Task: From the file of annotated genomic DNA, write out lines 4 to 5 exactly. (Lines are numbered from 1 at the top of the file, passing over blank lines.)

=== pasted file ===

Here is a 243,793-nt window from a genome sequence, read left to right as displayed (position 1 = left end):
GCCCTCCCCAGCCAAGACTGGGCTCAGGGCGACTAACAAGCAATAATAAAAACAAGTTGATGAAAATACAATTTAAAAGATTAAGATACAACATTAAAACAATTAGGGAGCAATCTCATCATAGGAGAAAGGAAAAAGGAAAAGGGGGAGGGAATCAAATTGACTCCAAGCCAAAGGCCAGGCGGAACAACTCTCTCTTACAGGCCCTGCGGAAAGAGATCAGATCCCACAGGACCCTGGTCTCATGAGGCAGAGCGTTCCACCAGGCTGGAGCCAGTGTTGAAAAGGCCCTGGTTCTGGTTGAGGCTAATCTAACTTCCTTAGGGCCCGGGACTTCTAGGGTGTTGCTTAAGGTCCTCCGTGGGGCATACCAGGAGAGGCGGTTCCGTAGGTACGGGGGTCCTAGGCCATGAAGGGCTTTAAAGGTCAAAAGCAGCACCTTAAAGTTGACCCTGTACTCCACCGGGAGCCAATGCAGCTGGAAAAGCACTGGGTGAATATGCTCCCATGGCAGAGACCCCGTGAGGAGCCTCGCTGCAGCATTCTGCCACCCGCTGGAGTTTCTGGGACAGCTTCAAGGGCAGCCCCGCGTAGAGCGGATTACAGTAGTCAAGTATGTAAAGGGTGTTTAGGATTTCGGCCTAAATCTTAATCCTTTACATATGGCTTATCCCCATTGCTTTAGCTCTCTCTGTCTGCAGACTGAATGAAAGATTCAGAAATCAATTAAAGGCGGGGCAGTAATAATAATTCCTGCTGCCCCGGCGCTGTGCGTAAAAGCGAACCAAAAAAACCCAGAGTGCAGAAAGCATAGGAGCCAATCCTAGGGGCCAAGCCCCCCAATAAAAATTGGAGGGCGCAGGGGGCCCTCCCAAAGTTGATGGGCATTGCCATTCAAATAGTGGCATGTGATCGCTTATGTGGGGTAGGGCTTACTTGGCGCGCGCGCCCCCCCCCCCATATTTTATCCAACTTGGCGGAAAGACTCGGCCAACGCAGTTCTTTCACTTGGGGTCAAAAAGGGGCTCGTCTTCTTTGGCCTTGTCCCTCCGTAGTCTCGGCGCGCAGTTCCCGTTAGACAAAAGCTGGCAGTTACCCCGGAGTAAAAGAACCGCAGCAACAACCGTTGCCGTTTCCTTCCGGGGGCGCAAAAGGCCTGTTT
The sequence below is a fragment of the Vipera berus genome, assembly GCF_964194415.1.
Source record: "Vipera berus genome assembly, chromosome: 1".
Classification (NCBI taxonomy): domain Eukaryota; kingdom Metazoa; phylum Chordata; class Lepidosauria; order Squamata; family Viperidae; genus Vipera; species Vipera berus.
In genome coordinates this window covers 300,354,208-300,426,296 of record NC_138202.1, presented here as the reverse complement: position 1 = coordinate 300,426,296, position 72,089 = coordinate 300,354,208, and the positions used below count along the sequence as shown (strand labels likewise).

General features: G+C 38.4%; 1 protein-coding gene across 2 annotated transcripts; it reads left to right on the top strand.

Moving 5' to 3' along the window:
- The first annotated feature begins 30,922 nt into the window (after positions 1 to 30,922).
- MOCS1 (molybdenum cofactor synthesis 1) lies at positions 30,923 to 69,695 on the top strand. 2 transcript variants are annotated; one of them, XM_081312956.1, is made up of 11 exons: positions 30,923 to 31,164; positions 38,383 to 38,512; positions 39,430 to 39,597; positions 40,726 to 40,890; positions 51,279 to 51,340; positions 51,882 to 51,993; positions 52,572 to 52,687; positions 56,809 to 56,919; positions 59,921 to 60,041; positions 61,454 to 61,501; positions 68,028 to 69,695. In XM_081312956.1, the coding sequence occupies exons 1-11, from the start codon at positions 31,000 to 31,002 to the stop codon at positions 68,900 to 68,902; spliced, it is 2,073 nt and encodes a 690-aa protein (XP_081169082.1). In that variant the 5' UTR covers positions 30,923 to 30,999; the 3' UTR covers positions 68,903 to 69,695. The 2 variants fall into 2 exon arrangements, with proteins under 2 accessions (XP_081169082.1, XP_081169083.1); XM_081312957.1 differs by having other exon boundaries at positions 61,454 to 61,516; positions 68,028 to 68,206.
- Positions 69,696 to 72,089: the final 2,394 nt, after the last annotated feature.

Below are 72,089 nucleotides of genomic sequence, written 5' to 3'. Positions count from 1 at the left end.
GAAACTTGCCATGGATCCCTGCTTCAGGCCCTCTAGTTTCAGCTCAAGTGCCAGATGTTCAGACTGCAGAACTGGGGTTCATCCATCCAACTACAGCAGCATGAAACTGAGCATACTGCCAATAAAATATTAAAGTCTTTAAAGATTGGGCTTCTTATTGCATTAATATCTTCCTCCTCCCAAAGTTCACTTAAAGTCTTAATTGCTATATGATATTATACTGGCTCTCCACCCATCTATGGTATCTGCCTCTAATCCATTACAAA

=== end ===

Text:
Source record: "Vipera berus genome assembly, chromosome: 1".
Classification (NCBI taxonomy): domain Eukaryota; kingdom Metazoa; phylum Chordata; class Lepidosauria; order Squamata; family Viperidae; genus Vipera; species Vipera berus.